The easiest way to get to Spruce Pine is via NC Highway 226. Beware that this is a steep grade up and it was a challenge to get back down the mountain on this road with our rig. We used up a lot of brakes even being in the lowest gear. There are warning signs before you descent and make sure you take the opportunity to review them when traveling in a large vehicle such as an RV.
For this trip we stayed at Bear Den Campground, a handful of miles north of Spruce Pine directly off of the parkway. While you may use your GPS to get to the general area, I wouldn't recommend using it to get you to the campground. By following ours we ended up on the wrong side of the highway a few miles from the actual campground. Also make sure you research this campground in advance and note the milepost information they provide. Apparently due to parkway restrictions on signs, there is no obvious sign to the entrance of Bear Den. There is a post with a vertical sign on it that is not too easy to spot.
Once you turn onto the entrance road, beware that it is one lane in many places and since it is primarily dirt and gravel it can also be rough at times. After you make it through that challenge for about 1/2 a mile hoping to not meet any vehicles it opens up to the entrance to the campground. Many of the interior roads are narrow with tight turns so if you are towing a car as we were, I recommend unhooking it at the office and driving it to your campsite. This is to be expected as you are in the mountains.
The sites are nicely spaced and not on top of each other although ours wasn't real level. There was nice natural growth between the sites that gave us a slight sense of isolation which is what you hope for in a mountain trip. The campground appears to be kept up well and the staff is friendly and professional. We were even given a friendly notice one night when there were high winds expected so we could take the necessary precautions to prevent any damage to our equipment.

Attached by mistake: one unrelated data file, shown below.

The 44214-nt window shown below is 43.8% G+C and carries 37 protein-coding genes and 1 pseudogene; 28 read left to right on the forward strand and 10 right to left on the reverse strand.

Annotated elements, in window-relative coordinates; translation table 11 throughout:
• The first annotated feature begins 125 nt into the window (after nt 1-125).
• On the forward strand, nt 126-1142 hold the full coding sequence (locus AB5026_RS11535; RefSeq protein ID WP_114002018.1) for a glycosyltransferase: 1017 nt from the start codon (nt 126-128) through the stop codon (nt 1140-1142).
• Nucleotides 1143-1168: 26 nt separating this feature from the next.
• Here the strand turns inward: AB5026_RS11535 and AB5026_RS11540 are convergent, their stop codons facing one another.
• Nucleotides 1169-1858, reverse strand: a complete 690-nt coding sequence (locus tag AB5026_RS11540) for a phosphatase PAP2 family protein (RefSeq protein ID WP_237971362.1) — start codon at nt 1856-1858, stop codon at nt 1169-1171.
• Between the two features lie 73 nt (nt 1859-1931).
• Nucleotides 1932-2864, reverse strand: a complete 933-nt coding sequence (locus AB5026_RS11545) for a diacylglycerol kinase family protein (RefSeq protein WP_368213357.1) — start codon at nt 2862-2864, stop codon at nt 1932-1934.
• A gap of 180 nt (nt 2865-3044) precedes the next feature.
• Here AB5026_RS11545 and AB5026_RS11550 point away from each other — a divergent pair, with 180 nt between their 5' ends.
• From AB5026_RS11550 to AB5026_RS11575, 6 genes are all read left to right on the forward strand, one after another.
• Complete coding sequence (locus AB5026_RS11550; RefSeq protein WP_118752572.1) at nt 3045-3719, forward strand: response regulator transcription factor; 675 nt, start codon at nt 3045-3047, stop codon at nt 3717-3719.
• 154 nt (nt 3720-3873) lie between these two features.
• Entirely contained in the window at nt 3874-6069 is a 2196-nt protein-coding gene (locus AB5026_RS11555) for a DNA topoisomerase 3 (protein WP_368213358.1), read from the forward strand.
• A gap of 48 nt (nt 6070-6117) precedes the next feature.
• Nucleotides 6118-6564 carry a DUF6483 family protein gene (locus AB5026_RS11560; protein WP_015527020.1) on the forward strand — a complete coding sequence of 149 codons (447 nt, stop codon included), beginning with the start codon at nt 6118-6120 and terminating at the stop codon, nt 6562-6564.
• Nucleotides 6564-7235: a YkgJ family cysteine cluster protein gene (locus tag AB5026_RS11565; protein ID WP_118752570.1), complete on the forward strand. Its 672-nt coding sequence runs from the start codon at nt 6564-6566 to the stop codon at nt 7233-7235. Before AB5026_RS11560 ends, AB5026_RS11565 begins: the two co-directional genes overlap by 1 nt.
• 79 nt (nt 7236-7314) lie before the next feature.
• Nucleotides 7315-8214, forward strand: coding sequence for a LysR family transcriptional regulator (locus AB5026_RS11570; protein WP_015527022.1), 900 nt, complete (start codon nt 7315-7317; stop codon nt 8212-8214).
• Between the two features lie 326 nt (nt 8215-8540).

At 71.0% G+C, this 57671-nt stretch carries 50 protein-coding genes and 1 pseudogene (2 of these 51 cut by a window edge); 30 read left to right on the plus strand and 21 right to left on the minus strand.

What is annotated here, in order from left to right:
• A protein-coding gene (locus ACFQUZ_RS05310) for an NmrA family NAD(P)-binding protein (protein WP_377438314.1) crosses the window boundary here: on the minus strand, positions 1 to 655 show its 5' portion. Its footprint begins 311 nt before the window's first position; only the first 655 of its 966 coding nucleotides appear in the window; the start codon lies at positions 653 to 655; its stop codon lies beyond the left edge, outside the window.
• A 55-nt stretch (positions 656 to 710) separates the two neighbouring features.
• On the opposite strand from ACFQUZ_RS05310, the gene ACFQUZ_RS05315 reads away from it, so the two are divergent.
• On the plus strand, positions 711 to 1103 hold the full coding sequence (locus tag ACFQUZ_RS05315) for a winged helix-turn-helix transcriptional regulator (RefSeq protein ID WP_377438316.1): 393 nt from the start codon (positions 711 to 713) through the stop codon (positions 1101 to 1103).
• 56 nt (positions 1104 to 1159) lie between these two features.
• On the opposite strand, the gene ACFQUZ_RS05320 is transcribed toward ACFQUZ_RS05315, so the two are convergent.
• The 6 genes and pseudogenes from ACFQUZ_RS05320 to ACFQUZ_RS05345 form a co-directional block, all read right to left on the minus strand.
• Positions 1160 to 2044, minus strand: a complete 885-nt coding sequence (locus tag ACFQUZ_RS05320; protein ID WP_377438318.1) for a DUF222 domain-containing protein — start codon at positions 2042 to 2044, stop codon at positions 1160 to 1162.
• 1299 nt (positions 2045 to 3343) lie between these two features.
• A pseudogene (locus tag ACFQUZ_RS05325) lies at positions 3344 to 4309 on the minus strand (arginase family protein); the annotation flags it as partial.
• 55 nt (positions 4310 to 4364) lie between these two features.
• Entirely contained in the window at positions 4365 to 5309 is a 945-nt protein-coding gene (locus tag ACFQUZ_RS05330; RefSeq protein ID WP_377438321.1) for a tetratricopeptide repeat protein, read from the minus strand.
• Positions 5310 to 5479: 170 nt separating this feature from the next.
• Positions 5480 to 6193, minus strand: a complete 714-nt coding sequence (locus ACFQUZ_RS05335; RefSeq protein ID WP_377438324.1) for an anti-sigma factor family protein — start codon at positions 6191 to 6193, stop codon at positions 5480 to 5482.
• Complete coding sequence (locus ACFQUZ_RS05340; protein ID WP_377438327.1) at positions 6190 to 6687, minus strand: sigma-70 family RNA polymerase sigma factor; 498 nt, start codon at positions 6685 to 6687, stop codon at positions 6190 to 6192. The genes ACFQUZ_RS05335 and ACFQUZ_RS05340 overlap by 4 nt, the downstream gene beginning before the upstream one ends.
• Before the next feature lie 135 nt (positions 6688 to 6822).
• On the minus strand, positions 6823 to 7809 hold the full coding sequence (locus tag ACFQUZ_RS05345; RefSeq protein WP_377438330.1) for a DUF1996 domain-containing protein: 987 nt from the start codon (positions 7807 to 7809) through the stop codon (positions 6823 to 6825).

While driving up the Blue Ridge Parkway on the way to the campground you will pass the Orchard at Altapass. This is a great place to pick up some fresh fudge, apples and souvenirs. There is also live music on many weekends during the season that they are open.
We took the opportunity to drive up to the top of Mount Mitchell, the highest point East of the Mississippi river. It is a nice drive to the top with a restaurant along the way. Once you get to the top there is a steep climb on a newly paved path to get to the summit but it is worth it if you get a chance on one of the rare days to get a view when there is no fog or clouds to block the way. We stopped for lunch at the restaurant on the way back down. The food was fair priced and a fair quality but it is located with a nice view. The Blue Ridge Parkway South takes you to Mount Mitchell from Bear Den and there are numerous great views and pull outs along the way. It was about a 45 minute drive.
We also took the opportunity to explore the Blue Ridge Parkway North of Bear Den. As with the southern drive there are numerous great views and pull outs here also. You will want to check out the Lynn Cove Viaduct which was the last part of the parkway completed. There is a parking lot near here with a Ranger station and a walking trail that takes you under the viaduct and connects to one of the many hiking trails in the area. You'll also want to take the opportunity to see Linville Falls although you should note that this is a very 'touristy' area and has been busy every time we've been here. There are numerous trails that take you to different views of the falls. While heading north a good place to stop is in Boone to eat at the Dan'l Boone Inn. We find their family style food to be very good although it is quite expensive for a family on a budget.
All in all this is a great area of the Blue Ridge Parkway and western North Carolina to explore for numerous days.